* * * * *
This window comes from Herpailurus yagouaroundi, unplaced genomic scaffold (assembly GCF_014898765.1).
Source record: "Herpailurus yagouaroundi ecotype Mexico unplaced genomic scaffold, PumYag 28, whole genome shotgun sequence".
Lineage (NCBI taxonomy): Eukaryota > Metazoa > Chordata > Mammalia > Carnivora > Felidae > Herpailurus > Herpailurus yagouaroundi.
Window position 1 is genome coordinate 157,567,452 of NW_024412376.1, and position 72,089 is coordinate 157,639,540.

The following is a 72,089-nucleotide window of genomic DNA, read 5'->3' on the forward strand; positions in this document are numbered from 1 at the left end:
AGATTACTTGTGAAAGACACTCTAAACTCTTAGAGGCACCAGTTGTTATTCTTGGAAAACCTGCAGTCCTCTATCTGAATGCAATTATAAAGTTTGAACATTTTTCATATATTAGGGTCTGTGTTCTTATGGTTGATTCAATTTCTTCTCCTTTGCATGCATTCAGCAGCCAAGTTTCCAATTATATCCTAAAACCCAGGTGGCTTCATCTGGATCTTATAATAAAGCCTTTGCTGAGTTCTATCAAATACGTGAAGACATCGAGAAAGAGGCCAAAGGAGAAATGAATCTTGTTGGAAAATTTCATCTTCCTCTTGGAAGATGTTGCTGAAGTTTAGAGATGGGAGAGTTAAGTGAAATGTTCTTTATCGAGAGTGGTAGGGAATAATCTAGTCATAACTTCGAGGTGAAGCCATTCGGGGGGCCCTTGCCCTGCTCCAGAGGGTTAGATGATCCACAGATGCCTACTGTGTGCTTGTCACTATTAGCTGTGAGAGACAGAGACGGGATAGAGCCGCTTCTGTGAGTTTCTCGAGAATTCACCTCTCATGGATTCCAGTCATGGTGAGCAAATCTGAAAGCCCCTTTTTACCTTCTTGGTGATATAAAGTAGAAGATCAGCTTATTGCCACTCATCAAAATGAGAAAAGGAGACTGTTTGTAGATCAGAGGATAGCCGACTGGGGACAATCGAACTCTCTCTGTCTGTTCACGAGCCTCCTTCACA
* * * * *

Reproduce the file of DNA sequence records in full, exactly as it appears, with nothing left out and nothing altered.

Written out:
This window comes from Herpailurus yagouaroundi, unplaced genomic scaffold (assembly GCF_014898765.1).
Source record: "Herpailurus yagouaroundi ecotype Mexico unplaced genomic scaffold, PumYag 28, whole genome shotgun sequence".
Lineage (NCBI taxonomy): Eukaryota > Metazoa > Chordata > Mammalia > Carnivora > Felidae > Herpailurus > Herpailurus yagouaroundi.
Window position 1 is genome coordinate 157,567,452 of NW_024412376.1, and position 72,089 is coordinate 157,639,540.

The following is a 72,089-nucleotide window of genomic DNA, read 5'->3' on the forward strand; positions in this document are numbered from 1 at the left end:
AGATTACTTGTGAAAGACACTCTAAACTCTTAGAGGCACCAGTTGTTATTCTTGGAAAACCTGCAGTCCTCTATCTGAATGCAATTATAAAGTTTGAACATTTTTCATATATTAGGGTCTGTGTTCTTATGGTTGATTCAATTTCTTCTCCTTTGCATGCATTCAGCAGCCAAGTTTCCAATTATATCCTAAAACCCAGGTGGCTTCATCTGGATCTTATAATAAAGCCTTTGCTGAGTTCTATCAAATACGTGAAGACATCGAGAAAGAGGCCAAAGGAGAAATGAATCTTGTTGGAAAATTTCATCTTCCTCTTGGAAGATGTTGCTGAAGTTTAGAGATGGGAGAGTTAAGTGAAATGTTCTTTATCGAGAGTGGTAGGGAATAATCTAGTCATAACTTCGAGGTGAAGCCATTCGGGGGGCCCTTGCCCTGCTCCAGAGGGTTAGATGATCCACAGATGCCTACTGTGTGCTTGTCACTATTAGCTGTGAGAGACAGAGACGGGATAGAGCCGCTTCTGTGAGTTTCTCGAGAATTCACCTCTCATGGATTCCAGTCATGGTGAGCAAATCTGAAAGCCCCTTTTTACCTTCTTGGTGATATAAAGTAGAAGATCAGCTTATTGCCACTCATCAAAATGAGAAAAGGAGACTGTTTGTAGATCAGAGGATAGCCGACTGGGGACAATCGAACTCTCTCTGTCTGTTCACGAGCCTCCTTCACA